A recent Law 360 story by Morgan Conley, “2nd Circ. Affirms $15M Fee Award for Dam Breach Deal Attys,” reports that the Second Circuit ruled attorneys from Robbins Geller Rudman & Dowd LLP and Pomerantz LLP earned their $15 million cut of a $50 million deal between investors and mining giant BHP Billiton Ltd. despite an objector’s argument they were overpaid.

In a unanimous summary order, a three-judge panel found the lower court did not err when it approved the attorneys receiving 30% of the $50 million fund they secured for investors in a consolidated suit alleging BHP lied to investors about lax safety standards at a Brazilian processing facility prior to a massive dam breach.  The panel shut down claims from investor John W. Davis, a regular class action objector, that the attorneys were unfairly paid at a “roughly 172% premium” on top of their usual hourly rates.

The court explained that plaintiffs’ counsel spent more than 10,000 hours working on the case, which it described as having “a complicated procedural and factual history, difficult legal issues, and a settlement amount that was statistically above- average.”  “On this record, we cannot say that the district court exceeded its considerable discretion in awarding attorneys’ fees,” the court said.

Davis had contended the attorneys' normal hourly rate of between $400 and $1,030 would have been sufficient but that the New York district court wrongfully applied a 2.72 multiplier to raise the payment window to $1,088 and $2,800.  The panel said a lodestar multiplier is appropriate when attorney fees are being paid from a common fund.  Davis also alleged the lower court did not adequately defend its reasoning for the fee award.  The court again disagreed, citing evidence in the record of how much work went into the case.

Fourth Circuit: Recalculate $10M Fee Award in Lumber Liquidators MDL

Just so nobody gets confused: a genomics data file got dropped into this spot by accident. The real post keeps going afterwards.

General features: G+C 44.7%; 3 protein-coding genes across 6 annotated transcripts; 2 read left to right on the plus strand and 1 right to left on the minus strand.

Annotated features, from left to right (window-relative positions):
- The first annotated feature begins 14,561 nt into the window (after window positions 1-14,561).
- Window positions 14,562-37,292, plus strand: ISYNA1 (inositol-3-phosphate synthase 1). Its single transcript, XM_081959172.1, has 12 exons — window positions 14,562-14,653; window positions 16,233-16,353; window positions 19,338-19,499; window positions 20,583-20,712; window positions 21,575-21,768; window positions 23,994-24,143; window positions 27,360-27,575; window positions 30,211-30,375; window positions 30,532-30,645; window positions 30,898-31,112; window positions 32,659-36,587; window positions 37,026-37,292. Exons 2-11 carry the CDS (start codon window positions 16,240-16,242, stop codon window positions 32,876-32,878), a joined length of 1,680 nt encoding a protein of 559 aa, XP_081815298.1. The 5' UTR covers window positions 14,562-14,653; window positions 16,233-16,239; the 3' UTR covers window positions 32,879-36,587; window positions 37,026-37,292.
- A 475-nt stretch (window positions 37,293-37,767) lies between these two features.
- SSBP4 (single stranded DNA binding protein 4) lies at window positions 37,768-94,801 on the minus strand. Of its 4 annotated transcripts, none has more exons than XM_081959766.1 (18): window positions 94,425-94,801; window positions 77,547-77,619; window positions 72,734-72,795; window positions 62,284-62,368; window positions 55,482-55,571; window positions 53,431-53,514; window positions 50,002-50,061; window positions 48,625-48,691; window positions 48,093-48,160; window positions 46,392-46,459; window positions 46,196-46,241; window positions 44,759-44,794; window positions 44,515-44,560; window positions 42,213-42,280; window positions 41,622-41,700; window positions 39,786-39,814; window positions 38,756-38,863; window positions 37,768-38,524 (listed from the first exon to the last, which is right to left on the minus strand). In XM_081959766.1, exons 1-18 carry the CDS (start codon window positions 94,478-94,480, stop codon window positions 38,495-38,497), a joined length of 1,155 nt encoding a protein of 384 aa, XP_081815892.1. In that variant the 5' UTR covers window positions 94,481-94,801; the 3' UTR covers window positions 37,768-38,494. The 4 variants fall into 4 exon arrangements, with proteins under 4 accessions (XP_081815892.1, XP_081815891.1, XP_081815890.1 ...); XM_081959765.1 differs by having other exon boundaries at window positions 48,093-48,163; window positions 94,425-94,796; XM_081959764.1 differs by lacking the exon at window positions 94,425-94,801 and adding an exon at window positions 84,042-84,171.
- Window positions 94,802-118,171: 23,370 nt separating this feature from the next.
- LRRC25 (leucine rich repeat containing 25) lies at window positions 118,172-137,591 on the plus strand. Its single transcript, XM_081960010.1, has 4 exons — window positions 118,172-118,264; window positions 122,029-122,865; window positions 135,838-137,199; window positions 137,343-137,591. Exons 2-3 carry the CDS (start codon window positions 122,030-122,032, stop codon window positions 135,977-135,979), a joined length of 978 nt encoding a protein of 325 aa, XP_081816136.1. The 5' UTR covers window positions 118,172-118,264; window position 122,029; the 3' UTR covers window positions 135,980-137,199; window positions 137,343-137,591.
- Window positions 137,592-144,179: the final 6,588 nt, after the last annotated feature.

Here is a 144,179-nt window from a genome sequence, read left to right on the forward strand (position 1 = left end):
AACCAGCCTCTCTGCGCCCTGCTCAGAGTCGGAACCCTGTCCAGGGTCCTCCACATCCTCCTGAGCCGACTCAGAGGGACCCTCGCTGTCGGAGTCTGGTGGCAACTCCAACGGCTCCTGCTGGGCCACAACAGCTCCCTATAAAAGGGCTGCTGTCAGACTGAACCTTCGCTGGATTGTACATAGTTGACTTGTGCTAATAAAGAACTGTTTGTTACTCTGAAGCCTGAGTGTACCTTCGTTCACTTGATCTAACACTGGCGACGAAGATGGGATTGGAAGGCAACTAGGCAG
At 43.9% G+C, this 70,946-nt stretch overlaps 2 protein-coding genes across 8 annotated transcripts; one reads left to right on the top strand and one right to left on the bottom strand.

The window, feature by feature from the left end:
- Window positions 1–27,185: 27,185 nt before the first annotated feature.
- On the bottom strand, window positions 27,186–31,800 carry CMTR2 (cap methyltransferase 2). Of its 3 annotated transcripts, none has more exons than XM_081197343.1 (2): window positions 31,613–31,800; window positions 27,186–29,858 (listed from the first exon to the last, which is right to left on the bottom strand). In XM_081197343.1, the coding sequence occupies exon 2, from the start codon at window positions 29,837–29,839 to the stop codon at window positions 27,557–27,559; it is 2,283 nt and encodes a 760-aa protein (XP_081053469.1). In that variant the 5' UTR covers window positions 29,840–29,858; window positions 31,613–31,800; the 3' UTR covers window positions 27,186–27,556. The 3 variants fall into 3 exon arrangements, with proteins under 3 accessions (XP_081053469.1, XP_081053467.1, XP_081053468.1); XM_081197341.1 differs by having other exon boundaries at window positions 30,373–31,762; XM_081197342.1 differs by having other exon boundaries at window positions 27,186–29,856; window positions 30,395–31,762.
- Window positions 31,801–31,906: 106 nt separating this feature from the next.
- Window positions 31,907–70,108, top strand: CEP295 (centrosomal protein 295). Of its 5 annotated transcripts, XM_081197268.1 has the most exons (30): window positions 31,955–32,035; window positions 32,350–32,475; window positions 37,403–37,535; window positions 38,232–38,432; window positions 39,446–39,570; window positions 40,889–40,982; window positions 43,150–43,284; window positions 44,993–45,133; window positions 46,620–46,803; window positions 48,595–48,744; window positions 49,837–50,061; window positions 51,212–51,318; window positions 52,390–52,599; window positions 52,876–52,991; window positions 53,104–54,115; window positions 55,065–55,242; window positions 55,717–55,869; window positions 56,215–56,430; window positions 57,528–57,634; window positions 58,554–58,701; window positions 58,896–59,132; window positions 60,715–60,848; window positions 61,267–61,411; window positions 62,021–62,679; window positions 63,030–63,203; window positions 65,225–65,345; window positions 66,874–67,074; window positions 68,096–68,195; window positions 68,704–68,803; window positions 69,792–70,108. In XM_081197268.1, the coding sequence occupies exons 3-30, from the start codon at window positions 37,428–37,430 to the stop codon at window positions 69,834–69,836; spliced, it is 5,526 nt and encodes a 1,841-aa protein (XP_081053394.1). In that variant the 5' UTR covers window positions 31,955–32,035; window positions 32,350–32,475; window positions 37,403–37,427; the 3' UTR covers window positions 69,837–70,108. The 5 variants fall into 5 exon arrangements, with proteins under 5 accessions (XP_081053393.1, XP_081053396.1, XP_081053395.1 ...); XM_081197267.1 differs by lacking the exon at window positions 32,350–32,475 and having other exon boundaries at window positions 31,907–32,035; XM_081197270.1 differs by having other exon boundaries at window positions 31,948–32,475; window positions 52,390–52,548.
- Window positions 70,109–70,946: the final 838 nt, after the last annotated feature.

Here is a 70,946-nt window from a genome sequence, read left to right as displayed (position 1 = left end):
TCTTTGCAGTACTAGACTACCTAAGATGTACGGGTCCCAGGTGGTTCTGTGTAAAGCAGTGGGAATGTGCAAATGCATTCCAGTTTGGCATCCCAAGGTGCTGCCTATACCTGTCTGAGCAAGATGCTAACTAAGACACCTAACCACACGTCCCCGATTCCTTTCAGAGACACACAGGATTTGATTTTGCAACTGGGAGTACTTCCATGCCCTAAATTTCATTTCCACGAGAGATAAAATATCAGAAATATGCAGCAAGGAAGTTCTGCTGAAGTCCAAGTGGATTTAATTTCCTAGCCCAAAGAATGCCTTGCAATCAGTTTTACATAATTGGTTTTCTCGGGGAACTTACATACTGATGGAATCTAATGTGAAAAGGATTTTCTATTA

March 13, 2020

A recent Law 360 story by McCord Pagan, “4th Circ. Tosses $10M Fee Award in Lumber Liquidators Deal,” reports that a Fourth Circuit panel ordered a recalculation of a $10 million award for attorneys representing consumers who claimed their Lumber Liquidators wood flooring had excessive formaldehyde, disagreeing with the way a lower court classified part of the value of the $36 million settlement.  In a published opinion, the three-judge panel affirmed the $36 million settlement of multidistrict litigation alleging Lumber Liquidators falsely stated its laminate wood flooring complied with the California Air Resource Board’s formaldehyde emissions limits.  But the panel sided with objectors over the $10 million attorney fee award, finding it was not properly calculated under the Class Action Fairness Act.

CAFA requires attorney fees to be based on the total value of a settlement, and if part of the settlement involves coupons, the respective portion of the attorney fee award can only be based on the value of the coupons that are actually redeemed by class members.  The $36 million settlement, which was approved by a Virginia federal court in 2018, included $22 million in cash and $14 million in vouchers for discounted or free flooring to members of the two classes.  The $10 million fee award represented about 28% of the deal’s total value, and would be paid out of the $22 million in cash, according to the opinion.

The objectors argued that the vouchers count as coupons under CAFA, meaning the law’s coupon settlement provisions should apply, resulting in a lower fee award.  However, a federal judge disagreed in November 2018, finding that the vouchers were essentially gift cards, not coupons.

While Congress didn’t define “coupon” for the purposes of CAFA, the appellate panel concluded that under a Ninth Circuit standard, the Lumber Liquidators vouchers are actually coupons.  Unlike gift cards to a large retailer such as Walmart, which can be used to buy a variety of products, the vouchers can only be used to purchase a limited range of items, such as flooring and flooring tools, the panel said.

“Notably, only about 15% of class members selected the vouchers over the cash award, which demonstrates that class members do not view the vouchers as having the diverse purchasing power of cash,” it said.  The panel also pointed out that the vouchers alone may not be enough to enable a class member to entirely replace their flooring, and therefore they might also need to spend some of their own money to accomplish that.